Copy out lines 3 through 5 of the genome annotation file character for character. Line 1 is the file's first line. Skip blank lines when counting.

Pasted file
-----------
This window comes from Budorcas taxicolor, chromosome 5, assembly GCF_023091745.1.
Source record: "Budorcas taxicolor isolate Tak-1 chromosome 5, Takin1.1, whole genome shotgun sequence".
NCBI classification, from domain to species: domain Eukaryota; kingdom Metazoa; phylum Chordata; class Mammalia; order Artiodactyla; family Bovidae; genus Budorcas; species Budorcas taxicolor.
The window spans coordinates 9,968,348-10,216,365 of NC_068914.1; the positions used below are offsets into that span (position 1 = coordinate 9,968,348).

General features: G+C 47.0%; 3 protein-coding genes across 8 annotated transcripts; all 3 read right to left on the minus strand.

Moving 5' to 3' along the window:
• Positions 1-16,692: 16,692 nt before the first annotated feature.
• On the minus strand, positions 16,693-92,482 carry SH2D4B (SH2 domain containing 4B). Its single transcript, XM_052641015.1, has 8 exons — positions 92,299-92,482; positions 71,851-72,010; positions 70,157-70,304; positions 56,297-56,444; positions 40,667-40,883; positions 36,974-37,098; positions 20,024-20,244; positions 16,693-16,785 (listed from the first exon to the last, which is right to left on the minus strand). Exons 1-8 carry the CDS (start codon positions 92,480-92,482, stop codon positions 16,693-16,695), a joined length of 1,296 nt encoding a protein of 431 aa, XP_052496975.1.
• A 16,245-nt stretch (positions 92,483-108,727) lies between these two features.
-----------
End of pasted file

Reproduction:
NCBI classification, from domain to species: domain Eukaryota; kingdom Metazoa; phylum Chordata; class Mammalia; order Artiodactyla; family Bovidae; genus Budorcas; species Budorcas taxicolor.
The window spans coordinates 9,968,348-10,216,365 of NC_068914.1; the positions used below are offsets into that span (position 1 = coordinate 9,968,348).

General features: G+C 47.0%; 3 protein-coding genes across 8 annotated transcripts; all 3 read right to left on the minus strand.